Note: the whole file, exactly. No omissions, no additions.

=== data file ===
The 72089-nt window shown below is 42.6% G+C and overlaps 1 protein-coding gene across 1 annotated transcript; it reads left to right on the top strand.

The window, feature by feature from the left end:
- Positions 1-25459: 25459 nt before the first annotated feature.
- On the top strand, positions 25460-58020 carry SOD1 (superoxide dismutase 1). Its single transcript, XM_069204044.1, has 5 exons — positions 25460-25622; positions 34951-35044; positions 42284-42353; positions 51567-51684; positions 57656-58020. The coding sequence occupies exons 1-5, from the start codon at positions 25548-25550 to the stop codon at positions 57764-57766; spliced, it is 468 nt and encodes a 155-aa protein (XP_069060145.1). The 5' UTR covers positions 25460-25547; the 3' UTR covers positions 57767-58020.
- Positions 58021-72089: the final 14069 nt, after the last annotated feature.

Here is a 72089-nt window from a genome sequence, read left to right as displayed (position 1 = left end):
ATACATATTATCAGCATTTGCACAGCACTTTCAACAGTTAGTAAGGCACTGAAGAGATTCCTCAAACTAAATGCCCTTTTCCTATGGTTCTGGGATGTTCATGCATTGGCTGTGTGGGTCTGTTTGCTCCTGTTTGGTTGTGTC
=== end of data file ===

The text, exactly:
The 72089-nt window shown below is 42.6% G+C and overlaps 1 protein-coding gene across 1 annotated transcript; it reads left to right on the top strand.

The window, feature by feature from the left end:
- Positions 1-25459: 25459 nt before the first annotated feature.
- On the top strand, positions 25460-58020 carry SOD1 (superoxide dismutase 1). Its single transcript, XM_069204044.1, has 5 exons — positions 25460-25622; positions 34951-35044; positions 42284-42353; positions 51567-51684; positions 57656-58020. The coding sequence occupies exons 1-5, from the start codon at positions 25548-25550 to the stop codon at positions 57764-57766; spliced, it is 468 nt and encodes a 155-aa protein (XP_069060145.1). The 5' UTR covers positions 25460-25547; the 3' UTR covers positions 57767-58020.
- Positions 58021-72089: the final 14069 nt, after the last annotated feature.

Here is a 72089-nt window from a genome sequence, read left to right as displayed (position 1 = left end):
ATACATATTATCAGCATTTGCACAGCACTTTCAACAGTTAGTAAGGCACTGAAGAGATTCCTCAAACTAAATGCCCTTTTCCTATGGTTCTGGGATGTTCATGCATTGGCTGTGTGGGTCTGTTTGCTCCTGTTTGGTTGTGTC